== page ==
Have You Heard From Anyone Surprising Lately?
The other day, I got an email I could hardly believe…
Actually, I’m getting ahead of myself. The text of the email was rather ordinary. It was the sender that blew me away. There, nestled in between promotions from every company I’ve come in contact with for the entirety of my existence, was a name I could just about place. We went on two dates. 14 years ago.
Hi! It said, like this was a perfectly ordinary correspondence. I just wanted to wish you a (very belated) happy birthday and see how you’re doing. What are you up to these days? Can you please let me know you’re alright?
I’m sure that Facebook alerted him to my birthday and helped him recall our ancient courtship. But it was the final line that got me. Can you please let me know you’re alright?
It was certainly not the first correspondence of its kind. In the last few weeks, I’ve received a few blasts from the past, including from people I never thought I’d hear from again.
My good friend hadn’t spoken to her father in years. Sure enough, as soon as the stay-at-home orders were announced, there was his name in her inbox. They’ve now exchanged quite a few emails and have even pledged to see one another once it’s safe to do so.
“No one has reached out to me!” lamented one friend, only to hear from her high school boyfriend the following day.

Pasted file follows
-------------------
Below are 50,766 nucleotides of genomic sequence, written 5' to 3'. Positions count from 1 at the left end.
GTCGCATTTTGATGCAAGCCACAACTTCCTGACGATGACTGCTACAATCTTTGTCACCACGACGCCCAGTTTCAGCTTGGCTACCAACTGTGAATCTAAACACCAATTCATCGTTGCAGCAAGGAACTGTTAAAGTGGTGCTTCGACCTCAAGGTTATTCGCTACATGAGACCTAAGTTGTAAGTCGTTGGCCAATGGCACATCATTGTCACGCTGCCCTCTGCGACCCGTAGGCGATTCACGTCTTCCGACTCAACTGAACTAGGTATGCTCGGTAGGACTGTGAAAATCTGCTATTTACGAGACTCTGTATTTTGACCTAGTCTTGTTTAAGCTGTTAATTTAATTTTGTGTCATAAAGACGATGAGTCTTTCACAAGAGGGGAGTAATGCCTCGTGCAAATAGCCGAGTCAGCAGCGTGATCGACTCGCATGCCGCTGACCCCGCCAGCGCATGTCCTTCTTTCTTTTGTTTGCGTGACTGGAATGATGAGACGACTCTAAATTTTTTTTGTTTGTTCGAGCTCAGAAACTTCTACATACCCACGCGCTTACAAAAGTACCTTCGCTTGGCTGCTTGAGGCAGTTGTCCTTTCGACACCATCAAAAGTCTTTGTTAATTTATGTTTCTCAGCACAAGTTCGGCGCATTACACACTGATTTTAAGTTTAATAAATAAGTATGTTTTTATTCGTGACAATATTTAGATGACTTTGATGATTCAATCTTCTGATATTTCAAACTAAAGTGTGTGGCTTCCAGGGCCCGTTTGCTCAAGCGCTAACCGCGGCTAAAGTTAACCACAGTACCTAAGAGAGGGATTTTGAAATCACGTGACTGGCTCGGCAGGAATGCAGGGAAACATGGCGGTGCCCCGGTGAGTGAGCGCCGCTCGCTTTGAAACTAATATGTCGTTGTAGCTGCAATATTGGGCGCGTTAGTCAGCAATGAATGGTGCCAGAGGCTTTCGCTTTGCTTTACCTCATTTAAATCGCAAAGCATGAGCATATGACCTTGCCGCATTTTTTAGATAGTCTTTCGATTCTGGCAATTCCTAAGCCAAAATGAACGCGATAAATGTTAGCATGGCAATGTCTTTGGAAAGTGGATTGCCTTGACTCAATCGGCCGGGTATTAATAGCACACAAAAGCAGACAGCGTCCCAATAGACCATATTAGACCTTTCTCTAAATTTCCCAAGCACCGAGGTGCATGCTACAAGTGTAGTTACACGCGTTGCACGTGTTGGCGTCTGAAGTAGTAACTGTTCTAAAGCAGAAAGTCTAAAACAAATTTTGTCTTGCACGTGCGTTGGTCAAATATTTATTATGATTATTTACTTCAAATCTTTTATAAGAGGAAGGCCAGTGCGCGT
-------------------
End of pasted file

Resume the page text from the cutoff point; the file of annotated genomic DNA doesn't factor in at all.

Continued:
“My cute electrician slid into my DMs,” reported another friend. “He asked me out, except nobody can go out right now.”
Perhaps you’ve been the one to reach out. My friend made it a whole month before texting the-one-that-got-away, a feat in any circumstances. “It felt safe since we can’t actually see each other,” she said. “Or maybe it’s that nothing feels safe right now. So I figured, ‘Why not?’”
There are so many people I want to contact, but don’t know how. The barista at my local coffee shop. My favorite technician at the nail salon. The not-so-strangers I no longer glimpse now that our regular foot traffic has come to a halt.
Back in the day (how I now refer to any time before March), I was always fascinated by the Missed Connections section on Craigslist, where people posted about the strangers they almost-but-not-quite connected to on subway cars, in shops, on city streets. Maybe they made eye contact or brushed shoulders or were reading the same book.
It’s especially strange to think: right now there are no missed connections, only intentional ones. Or, in another sense, all connections have become missed connections. Because we miss them. When you look at it that way, is there a better reason to say hello?